Farmer Nappy’s hit song ignites gender debate
Trinidad and Tobago artiste, Farmer Nappy’s hit song, ‘Hookin’ me’ is drawing more attention from listeners who are weighing in on a view presented by a women’s rights activist.
Last week, activist Marsha Hinds penned a column in the Barbados Today, describing the song as one of the more problematic in the various Caribbean genres of music.
“I think the most dangerous thing about the song is that it is not ‘Ragga Ragga’ neither is it bashment. The sound is a mellow, methodical, sweet soca but the lyrics make a mockery of women’s right to safely negotiate the end of a relationship and to have the power of a ‘done’,” Ms. Hinds wrote.
She added that “the song glorifies possessive and obsessive tendencies in men and confuses them with markers of love. We have been trying to teach women that the possessiveness and obsessiveness in relationships are warning signs of toxic unions and this behaviour should not be tolerated or encouraged.”
The column has elicited an outpouring of views on social media.
Farmer Nappy, whose real name is Darryl Henry, himself has responded. Barbados Today quoted him on Monday 4 February as saying that his song in no way promoted domestic violence, and that his music was clean.
“Anytime you put your hand on a woman, you are hitting your mother. We don’t deal with violence,” he said, according to the Looptt. He also advised men that “anytime a woman puts their clothes in a garbage bag, leave in peace.”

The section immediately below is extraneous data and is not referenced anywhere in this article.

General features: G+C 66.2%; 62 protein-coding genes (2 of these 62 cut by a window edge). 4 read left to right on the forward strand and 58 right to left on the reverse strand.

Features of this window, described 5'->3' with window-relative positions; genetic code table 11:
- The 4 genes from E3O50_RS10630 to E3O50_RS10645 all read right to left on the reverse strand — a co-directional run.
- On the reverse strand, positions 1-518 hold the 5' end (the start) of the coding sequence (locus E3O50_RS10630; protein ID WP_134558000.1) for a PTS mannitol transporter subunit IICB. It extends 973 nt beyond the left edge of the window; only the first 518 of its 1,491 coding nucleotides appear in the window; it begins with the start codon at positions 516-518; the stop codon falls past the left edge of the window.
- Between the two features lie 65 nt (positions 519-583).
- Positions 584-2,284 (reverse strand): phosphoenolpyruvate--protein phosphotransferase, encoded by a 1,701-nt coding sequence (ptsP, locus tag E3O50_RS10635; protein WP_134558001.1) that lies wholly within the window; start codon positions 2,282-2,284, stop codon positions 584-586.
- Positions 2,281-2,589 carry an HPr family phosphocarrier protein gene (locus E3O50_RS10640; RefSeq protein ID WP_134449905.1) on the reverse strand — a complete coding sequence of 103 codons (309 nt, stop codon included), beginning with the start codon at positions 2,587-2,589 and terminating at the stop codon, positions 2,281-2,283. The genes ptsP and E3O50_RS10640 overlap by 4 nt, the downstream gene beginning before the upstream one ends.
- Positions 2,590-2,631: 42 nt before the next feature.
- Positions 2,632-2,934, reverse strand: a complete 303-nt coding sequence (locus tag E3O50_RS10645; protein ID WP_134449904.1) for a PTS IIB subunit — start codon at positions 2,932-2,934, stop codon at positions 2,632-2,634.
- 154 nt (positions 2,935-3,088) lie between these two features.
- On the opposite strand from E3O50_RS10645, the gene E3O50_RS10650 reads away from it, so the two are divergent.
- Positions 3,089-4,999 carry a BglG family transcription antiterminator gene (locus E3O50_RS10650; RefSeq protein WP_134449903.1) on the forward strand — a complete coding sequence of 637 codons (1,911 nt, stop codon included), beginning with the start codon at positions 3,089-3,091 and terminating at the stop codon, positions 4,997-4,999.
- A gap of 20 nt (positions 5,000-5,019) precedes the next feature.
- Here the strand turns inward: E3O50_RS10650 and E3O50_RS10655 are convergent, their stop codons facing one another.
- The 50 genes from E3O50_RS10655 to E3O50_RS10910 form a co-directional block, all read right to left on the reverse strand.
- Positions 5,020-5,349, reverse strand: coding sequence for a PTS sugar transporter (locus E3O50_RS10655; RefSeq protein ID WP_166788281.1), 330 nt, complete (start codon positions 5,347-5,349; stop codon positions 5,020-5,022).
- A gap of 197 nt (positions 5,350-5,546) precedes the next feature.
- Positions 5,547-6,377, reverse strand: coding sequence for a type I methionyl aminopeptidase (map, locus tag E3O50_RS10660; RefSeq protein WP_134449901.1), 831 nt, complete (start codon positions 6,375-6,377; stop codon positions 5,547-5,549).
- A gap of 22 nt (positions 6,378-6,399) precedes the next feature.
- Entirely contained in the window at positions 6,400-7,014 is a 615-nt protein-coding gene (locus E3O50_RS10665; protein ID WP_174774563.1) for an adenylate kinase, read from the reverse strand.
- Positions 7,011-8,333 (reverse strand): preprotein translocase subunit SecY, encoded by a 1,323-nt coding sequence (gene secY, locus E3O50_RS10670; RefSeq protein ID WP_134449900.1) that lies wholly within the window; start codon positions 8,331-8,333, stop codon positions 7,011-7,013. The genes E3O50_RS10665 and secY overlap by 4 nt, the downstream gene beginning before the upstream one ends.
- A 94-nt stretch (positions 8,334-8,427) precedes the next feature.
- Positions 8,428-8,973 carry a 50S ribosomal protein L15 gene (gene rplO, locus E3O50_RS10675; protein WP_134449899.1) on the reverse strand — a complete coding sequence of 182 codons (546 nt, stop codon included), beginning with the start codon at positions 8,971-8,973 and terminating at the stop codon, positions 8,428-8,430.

On Facebook, Kevin Pascall said he didn’t agree with the author of the column and thought the song simply told “a story of domestic affairs”.
Other listeners contend that society had become “overly sensitive”, and that there was too much debate around the song that was “festival music, plain and simple”.
On Twitter, ‘Kaidie’ said that “Caribbean artists must use their platforms to empower women and girls – many of whom are subject to Intimate partner violence. So if a woman wants to leave a situation in which she is uncomfortable, we must foster a society in which she is encouraged to do so.”
Caribbean artists must use their platforms to empower women and girls – many of whom are subject to Intimate partner violence. So if a woman wants to leave a situation in which she is uncomfortable, we must foster a society in which she is encouraged to do so.
— Kaidie (@kaidie_williams) February 2, 2019
Maurice M. Burke said that while he found the “song’s premise to be problematic”, “I think she is reaching (and even unfair) in her analysis”.
I also find the song’s premise to be problematic, but I feel that very few things in the Caribbean can survive such detailed scrutiny. I think she is reaching (and even unfair) in her analysis.
— Maurice M. Burke (@mauriceburke) February 3, 2019
Adding to the debate, gender specialist Ms. Ann-Marie Williams, said that the song “tells us that as Caribbean people we have a lot of work to do in our homes, schools, communities, countries/islands and by extension our CARICOM region.”
She added that it was necessary to continue to speak out about a “culture of entitlement some men have over women’s bodies”.
“Part of changing that is also to support less dominant forms of masculinity which seeks to support women in achieving gender equality and equity for all,” she said.
Another point of view that resonated with other females was articulated by a reader with a gender background – who said that from an academic perspective, she understood where Hinds “was coming from”. She said that her first thought upon hearing the song was that gender activists would protest. But she admitted that she loved the song, and highlighted that female empowerment was embodied in it. She drew attention to the fact that it was the woman who made all the decisive moves – from initiating the telephone conversation to ending the relationship over a meal that she had prepared, and removing his possessions.